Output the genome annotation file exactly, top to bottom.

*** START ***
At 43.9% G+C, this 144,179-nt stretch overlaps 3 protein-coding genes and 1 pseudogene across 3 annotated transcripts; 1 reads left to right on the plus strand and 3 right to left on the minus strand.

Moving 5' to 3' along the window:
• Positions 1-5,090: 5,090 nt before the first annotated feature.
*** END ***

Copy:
At 43.9% G+C, this 144,179-nt stretch overlaps 3 protein-coding genes and 1 pseudogene across 3 annotated transcripts; 1 reads left to right on the plus strand and 3 right to left on the minus strand.

Moving 5' to 3' along the window:
• Positions 1-5,090: 5,090 nt before the first annotated feature.